Joe Maddon pokes Bobby Valentine. And it’s kind of a cheap shot.

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One of the subjects that came up in the instantly infamous Bobby Valentine interview today was the allegation that he was late to a game in Oakland last weekend, when he apparently showed up just after 4pm for a 7PM game.

This led to Valentine defending himself over the charge, noting that he was picking up his son at the airport and that all of his pregame work was done and everyone knew were he was. Then he added “Joe Maddon gets there everyday at 4 o’clock, just for the record.”

A few minutes ago Maddon decided to poke at Valentine over this, tweeting thusly:

I guess a little chuckle is in order on the principle that the bar for yuks is really low when sports figures are involved. But really, I have to side with Valentine on this one.  He’s not having a great season, but that lateness charge sounds like a bunch of crap someone is trying to stir up for no good reason.  Out of pure professional courtesy to a counterpart, you’d think Maddon would have some sympathy for all of that.

All of which flows into my general take on the Bobby Valentine experience this year.  No, he hasn’t helped himself one iota, but this situation was doomed from the get-go given the manner in which his predecessor was fired and Valentine himself was hired. Then add in an injured, underperforming team and a media market that just likes to watch the world burn, and the guy never had a chance.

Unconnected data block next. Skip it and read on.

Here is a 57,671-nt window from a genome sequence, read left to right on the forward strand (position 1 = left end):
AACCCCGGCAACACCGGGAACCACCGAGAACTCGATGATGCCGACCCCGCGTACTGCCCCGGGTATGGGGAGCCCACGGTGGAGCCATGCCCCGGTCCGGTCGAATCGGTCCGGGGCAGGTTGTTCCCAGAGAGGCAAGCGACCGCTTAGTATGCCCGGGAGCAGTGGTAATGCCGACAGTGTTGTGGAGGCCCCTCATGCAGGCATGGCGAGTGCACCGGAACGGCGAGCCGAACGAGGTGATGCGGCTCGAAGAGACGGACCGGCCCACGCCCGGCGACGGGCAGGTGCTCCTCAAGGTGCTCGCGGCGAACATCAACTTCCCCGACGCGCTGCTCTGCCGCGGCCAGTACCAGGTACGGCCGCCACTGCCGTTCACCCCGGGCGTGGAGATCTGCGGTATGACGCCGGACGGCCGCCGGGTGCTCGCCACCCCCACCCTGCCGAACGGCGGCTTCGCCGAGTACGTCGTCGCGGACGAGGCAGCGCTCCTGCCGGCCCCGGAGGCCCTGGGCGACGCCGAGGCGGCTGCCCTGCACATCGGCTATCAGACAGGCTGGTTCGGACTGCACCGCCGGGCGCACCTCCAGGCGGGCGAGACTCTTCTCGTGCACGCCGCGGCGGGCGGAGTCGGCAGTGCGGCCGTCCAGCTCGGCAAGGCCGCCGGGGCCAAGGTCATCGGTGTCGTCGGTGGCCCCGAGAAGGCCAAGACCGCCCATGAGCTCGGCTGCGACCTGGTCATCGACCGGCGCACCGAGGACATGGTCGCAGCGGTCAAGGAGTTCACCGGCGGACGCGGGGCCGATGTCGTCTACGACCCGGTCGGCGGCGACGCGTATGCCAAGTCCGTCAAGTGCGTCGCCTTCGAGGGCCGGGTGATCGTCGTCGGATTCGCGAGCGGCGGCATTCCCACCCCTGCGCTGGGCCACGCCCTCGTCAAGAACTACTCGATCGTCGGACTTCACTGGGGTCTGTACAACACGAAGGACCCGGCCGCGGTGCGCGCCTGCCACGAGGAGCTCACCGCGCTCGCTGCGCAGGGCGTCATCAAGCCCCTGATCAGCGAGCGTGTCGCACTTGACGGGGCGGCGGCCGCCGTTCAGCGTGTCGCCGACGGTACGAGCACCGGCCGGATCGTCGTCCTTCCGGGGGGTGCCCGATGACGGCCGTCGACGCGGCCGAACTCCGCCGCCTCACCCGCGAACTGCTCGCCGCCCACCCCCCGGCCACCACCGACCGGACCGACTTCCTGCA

Valentine is a big boy and will be just fine once this nightmare season is over, but Maddon’s pile on — even if it was meant in a spirit of whimsy rather than snark — is a bit cheap in my view.

Adrian Gonzalez plans to play next season

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Bob Nightengale reports that Adrian Gonzalez plans to play in 2019 and the Diamondbacks are “one of the teams who may have interest.”

Well, now that they’ve traded way Paul Goldschmidt I suppose they have an opening.

The Mets released Gonzalez on June 10, after he completed a 54-game tenure with a batting line of .237/.299/.373 and only six homers. No one else showed interest in the five-time All-Star after the Mets cast him off and, as such, one might have felt comfortable saying that his playing days were over. He thinks differently, however, and apparently the Dbacks are at least willing to listen. He will turn 37 in May and will almost certainly have to settle for a minor league contract, but if the man wants to play, that will not be an obstacle.